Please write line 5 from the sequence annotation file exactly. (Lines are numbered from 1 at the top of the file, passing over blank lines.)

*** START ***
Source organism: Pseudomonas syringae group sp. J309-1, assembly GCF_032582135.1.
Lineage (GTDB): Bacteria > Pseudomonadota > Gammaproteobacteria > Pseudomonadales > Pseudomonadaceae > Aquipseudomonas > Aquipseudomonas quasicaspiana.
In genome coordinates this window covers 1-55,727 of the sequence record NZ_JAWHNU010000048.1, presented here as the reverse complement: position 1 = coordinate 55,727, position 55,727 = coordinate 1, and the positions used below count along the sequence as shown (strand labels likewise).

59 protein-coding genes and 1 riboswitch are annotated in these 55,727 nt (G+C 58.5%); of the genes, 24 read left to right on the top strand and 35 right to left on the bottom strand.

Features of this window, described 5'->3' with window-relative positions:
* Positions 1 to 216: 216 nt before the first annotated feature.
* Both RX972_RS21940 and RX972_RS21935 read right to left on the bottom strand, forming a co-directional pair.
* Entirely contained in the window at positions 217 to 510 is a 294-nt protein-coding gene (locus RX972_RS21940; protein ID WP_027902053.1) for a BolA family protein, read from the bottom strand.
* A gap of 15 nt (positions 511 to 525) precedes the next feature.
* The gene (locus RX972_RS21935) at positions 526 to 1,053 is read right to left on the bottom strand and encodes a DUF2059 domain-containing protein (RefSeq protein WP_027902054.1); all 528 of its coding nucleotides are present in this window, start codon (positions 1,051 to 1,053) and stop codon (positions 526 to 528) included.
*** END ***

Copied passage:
Features of this window, described 5'->3' with window-relative positions: